From Thos. Jefferson’s Second Inaugural Address, 4th March 1805:
At home, fellow-citizens, you best know whether we have done well or ill. The suppression of unnecessary offices, of useless establishments and expenses, enable us to discontinue our internal taxes. These, covering our land with officers and opening our doors to their intrusions, had already begun that process of domiciliary vexation which once entered is scarcely to be restrained from reaching successively every article of property and produce. If among these taxes some minor ones fell which had not been inconvenient, it was because their amount would not have paid the officers who collected them, and because, if they had any merit, the State authorities might adopt them instead of others less approved,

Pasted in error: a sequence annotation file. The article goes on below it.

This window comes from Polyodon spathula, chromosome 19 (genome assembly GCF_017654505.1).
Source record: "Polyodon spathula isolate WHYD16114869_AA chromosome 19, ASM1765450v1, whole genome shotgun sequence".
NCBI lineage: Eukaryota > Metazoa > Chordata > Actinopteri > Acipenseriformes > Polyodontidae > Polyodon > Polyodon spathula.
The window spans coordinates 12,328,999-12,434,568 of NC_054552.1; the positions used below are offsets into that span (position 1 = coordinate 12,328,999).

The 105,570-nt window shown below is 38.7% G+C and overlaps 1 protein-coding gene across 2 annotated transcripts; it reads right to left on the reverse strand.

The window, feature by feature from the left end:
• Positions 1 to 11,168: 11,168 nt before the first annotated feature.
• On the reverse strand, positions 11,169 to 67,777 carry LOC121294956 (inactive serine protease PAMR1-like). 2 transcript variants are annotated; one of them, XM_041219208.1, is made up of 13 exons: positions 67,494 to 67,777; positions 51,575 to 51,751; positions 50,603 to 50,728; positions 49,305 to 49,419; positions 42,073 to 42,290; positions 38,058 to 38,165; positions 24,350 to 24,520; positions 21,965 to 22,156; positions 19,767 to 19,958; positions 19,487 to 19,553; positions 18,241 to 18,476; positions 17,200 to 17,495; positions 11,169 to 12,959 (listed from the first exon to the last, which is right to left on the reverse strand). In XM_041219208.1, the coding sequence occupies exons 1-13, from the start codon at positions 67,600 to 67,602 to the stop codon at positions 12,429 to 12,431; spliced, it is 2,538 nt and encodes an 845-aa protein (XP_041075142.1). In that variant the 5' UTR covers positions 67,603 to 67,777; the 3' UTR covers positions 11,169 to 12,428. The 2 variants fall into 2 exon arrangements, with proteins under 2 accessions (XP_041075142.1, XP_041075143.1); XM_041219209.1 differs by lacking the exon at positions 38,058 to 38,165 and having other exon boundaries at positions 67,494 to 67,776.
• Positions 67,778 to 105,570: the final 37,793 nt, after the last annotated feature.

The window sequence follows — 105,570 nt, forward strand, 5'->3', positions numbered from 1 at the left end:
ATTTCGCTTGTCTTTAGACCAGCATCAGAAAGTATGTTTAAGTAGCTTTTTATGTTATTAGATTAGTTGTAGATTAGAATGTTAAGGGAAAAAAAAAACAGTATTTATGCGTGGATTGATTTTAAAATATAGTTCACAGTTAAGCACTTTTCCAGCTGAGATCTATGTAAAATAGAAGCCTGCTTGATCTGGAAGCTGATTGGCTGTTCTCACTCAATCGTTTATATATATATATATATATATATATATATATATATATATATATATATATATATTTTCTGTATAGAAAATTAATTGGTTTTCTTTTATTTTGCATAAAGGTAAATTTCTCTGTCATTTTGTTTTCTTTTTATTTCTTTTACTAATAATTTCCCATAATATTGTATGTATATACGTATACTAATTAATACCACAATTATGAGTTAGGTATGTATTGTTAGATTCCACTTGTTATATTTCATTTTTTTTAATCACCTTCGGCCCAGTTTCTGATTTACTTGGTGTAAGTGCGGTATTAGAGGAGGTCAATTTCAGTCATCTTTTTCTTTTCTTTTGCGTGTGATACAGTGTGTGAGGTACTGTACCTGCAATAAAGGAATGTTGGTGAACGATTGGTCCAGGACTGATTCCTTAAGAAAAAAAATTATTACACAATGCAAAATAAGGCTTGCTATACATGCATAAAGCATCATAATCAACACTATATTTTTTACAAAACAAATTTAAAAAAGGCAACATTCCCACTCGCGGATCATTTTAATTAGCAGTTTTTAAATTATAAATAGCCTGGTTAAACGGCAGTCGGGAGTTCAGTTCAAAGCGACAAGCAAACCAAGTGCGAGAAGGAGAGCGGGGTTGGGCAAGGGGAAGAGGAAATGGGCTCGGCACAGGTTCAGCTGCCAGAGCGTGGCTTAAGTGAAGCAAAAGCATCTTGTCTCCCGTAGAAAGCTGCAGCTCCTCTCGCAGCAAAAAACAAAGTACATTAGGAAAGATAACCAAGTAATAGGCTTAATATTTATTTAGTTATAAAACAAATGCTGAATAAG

The remaining revenue on the consumption of foreign articles is paid chiefly by those who can afford to add foreign luxuries to domestic comforts, being collected on our seaboard and frontiers only, and, incorporated with the transactions of our mercantile citizens, it may be the pleasure and pride of an American to ask, What farmer, what mechanic, what laborer ever sees a tax-gatherer of the United States?
How have the mighty fallen.